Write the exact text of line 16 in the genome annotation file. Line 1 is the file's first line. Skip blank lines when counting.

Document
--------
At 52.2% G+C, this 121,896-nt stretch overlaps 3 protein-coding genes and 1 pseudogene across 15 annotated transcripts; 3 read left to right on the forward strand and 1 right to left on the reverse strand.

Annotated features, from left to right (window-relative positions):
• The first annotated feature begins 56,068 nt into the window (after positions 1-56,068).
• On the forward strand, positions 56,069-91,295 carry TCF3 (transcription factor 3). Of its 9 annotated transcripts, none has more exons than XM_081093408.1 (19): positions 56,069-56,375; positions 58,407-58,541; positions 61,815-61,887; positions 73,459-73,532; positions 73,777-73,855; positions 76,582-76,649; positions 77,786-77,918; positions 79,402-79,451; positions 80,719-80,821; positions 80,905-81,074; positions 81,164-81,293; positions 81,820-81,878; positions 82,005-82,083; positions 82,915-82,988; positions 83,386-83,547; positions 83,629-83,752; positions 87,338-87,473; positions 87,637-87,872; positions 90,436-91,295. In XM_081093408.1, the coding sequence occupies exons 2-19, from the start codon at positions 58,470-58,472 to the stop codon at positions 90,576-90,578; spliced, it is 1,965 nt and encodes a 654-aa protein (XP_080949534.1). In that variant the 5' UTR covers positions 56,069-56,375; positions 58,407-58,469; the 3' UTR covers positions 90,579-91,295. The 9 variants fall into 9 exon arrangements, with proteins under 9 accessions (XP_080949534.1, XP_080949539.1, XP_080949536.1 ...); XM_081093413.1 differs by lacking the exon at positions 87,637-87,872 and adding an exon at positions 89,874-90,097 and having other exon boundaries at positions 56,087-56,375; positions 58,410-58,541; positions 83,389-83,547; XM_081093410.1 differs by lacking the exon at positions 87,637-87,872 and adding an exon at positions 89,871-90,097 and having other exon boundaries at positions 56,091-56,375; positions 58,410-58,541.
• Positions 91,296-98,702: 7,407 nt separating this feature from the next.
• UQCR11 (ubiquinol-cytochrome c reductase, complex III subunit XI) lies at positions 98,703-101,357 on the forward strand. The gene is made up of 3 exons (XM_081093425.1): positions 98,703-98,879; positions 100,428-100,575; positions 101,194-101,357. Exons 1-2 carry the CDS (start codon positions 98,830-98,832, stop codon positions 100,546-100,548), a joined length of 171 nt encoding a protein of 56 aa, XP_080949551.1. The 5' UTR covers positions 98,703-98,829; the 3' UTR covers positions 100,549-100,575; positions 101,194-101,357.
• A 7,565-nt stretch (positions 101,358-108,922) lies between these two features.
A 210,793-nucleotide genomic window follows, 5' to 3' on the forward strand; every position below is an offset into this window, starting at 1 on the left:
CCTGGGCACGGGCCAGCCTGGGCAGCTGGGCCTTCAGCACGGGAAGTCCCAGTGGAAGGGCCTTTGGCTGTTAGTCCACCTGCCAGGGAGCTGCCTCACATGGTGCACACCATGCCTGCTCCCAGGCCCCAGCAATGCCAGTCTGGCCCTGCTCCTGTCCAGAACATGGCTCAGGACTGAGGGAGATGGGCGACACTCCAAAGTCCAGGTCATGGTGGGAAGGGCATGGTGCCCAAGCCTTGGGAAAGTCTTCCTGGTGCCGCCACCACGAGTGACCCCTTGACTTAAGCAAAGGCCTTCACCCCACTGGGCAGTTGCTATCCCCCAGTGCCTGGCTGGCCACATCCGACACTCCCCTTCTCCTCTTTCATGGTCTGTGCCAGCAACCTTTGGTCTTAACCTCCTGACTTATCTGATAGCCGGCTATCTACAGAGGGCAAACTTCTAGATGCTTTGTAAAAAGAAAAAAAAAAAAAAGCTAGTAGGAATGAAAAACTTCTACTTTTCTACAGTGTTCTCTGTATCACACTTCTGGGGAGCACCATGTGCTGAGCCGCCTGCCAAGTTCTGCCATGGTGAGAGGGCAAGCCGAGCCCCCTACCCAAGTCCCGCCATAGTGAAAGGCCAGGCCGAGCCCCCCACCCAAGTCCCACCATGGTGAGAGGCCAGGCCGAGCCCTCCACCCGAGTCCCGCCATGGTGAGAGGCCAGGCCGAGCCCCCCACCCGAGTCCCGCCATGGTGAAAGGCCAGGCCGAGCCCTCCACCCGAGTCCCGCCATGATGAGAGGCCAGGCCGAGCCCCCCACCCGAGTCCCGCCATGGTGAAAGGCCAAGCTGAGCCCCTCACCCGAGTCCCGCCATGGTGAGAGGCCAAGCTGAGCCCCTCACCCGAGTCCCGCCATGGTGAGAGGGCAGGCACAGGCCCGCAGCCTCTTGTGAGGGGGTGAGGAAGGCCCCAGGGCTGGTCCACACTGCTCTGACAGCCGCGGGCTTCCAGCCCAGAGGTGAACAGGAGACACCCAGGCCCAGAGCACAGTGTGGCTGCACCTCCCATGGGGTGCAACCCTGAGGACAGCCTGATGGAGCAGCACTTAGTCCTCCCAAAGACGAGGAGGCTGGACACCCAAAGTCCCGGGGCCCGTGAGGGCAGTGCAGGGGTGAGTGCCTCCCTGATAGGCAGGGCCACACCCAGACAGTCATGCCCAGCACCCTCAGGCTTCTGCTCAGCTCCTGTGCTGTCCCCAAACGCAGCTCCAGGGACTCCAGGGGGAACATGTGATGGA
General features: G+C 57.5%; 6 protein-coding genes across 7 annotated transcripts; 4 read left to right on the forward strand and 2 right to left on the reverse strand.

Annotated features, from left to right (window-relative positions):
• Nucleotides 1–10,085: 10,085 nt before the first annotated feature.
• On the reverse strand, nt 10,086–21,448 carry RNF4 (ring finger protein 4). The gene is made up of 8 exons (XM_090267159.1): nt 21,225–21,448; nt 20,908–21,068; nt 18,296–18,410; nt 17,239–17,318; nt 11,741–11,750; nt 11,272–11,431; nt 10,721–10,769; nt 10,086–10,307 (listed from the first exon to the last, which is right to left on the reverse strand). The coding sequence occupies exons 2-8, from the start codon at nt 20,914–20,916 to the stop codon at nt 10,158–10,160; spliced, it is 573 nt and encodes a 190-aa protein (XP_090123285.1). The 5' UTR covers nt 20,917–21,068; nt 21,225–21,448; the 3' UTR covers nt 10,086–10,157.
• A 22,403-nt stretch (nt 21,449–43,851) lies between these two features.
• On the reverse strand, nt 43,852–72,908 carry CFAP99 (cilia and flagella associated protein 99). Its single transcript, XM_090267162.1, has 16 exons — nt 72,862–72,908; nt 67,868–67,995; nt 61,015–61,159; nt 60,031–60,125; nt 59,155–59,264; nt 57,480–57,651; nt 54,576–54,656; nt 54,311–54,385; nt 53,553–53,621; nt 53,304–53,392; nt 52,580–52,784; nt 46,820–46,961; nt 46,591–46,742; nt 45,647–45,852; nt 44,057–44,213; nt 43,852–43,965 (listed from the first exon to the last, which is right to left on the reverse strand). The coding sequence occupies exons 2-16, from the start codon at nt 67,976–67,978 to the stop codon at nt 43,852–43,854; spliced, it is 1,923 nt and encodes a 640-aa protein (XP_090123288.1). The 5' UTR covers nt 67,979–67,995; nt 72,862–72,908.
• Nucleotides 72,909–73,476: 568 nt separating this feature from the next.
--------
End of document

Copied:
• Nucleotides 72,909–73,476: 568 nt separating this feature from the next.